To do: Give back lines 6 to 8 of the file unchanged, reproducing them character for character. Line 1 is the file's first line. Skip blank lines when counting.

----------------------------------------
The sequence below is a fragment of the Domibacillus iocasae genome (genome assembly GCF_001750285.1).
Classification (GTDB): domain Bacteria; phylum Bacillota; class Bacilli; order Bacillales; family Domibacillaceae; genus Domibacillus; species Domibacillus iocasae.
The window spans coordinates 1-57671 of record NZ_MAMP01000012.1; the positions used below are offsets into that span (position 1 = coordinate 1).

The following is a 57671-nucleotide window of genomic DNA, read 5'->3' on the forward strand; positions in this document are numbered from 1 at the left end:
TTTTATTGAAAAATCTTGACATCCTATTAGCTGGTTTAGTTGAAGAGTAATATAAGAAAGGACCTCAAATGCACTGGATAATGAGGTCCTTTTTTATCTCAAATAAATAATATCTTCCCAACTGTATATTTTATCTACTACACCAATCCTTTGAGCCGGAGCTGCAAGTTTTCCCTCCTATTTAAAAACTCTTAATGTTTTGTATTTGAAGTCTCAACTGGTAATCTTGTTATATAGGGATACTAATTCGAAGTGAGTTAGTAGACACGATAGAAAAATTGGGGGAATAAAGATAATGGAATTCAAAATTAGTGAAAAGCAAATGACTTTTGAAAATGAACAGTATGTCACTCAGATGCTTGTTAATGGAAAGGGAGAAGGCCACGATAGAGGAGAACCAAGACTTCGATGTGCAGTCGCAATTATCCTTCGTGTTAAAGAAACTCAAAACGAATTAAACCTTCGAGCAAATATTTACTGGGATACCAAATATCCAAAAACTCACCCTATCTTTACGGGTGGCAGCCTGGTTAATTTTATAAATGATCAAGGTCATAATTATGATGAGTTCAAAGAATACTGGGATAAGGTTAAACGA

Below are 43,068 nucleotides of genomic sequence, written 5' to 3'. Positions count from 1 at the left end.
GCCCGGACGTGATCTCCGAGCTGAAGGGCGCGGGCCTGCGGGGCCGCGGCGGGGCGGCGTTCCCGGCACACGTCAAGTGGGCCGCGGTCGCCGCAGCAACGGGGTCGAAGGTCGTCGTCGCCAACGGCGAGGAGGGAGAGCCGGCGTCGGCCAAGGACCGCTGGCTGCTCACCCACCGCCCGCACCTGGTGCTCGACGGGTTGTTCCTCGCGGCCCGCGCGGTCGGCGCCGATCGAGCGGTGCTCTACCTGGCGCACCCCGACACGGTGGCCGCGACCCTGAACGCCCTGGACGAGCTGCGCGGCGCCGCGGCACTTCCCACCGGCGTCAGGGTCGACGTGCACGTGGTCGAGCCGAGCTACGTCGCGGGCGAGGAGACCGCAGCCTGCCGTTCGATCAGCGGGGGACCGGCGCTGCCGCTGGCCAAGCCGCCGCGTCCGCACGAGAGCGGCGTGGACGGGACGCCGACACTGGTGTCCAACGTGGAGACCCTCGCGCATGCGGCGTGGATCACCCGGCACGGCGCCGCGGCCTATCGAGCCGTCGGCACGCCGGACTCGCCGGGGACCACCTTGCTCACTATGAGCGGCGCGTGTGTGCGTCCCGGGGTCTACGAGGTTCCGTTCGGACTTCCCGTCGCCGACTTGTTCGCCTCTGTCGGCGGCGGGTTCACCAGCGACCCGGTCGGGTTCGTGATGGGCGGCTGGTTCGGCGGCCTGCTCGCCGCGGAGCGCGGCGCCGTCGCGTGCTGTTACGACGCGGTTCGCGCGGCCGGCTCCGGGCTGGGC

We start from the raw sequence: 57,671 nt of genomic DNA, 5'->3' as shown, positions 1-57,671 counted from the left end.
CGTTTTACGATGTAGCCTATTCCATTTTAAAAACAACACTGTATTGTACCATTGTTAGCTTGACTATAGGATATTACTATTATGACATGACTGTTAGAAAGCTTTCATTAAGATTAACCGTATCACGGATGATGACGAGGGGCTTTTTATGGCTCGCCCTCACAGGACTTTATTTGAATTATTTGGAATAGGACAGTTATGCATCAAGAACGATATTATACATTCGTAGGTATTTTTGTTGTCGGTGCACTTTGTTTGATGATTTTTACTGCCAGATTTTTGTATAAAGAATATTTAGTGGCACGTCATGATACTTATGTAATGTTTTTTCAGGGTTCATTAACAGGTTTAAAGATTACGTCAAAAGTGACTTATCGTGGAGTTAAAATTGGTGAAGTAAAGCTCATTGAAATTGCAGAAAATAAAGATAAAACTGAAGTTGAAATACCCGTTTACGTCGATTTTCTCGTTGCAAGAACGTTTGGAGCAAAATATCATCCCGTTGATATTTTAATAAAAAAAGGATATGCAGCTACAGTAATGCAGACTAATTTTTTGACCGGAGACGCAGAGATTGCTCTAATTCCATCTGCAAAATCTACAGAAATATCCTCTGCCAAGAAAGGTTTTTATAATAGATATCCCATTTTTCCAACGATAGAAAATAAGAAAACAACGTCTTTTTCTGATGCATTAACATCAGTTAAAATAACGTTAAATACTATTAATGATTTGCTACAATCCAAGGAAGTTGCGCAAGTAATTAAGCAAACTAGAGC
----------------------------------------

Below are 43,068 nucleotides of genomic sequence, written 5' to 3'. Positions count from 1 at the left end.
GCCCGGACGTGATCTCCGAGCTGAAGGGCGCGGGCCTGCGGGGCCGCGGCGGGGCGGCGTTCCCGGCACACGTCAAGTGGGCCGCGGTCGCCGCAGCAACGGGGTCGAAGGTCGTCGTCGCCAACGGCGAGGAGGGAGAGCCGGCGTCGGCCAAGGACCGCTGGCTGCTCACCCACCGCCCGCACCTGGTGCTCGACGGGTTGTTCCTCGCGGCCCGCGCGGTCGGCGCCGATCGAGCGGTGCTCTACCTGGCGCACCCCGACACGGTGGCCGCGACCCTGAACGCCCTGGACGAGCTGCGCGGCGCCGCGGCACTTCCCACCGGCGTCAGGGTCGACGTGCACGTGGTCGAGCCGAGCTACGTCGCGGGCGAGGAGACCGCAGCCTGCCGTTCGATCAGCGGGGGACCGGCGCTGCCGCTGGCCAAGCCGCCGCGTCCGCACGAGAGCGGCGTGGACGGGACGCCGACACTGGTGTCCAACGTGGAGACCCTCGCGCATGCGGCGTGGATCACCCGGCACGGCGCCGCGGCCTATCGAGCCGTCGGCACGCCGGACTCGCCGGGGACCACCTTGCTCACTATGAGCGGCGCGTGTGTGCGTCCCGGGGTCTACGAGGTTCCGTTCGGACTTCCCGTCGCCGACTTGTTCGCCTCTGTCGGCGGCGGGTTCACCAGCGACCCGGTCGGGTTCGTGATGGGCGGCTGGTTCGGCGGCCTGCTCGCCGCGGAGCGCGGCGCCGTCGCGTGCTGTTACGACGCGGTTCGCGCGGCCGGCTCCGGGCTGGGC

We start from the raw sequence: 57,671 nt of genomic DNA, 5'->3' as shown, positions 1-57,671 counted from the left end.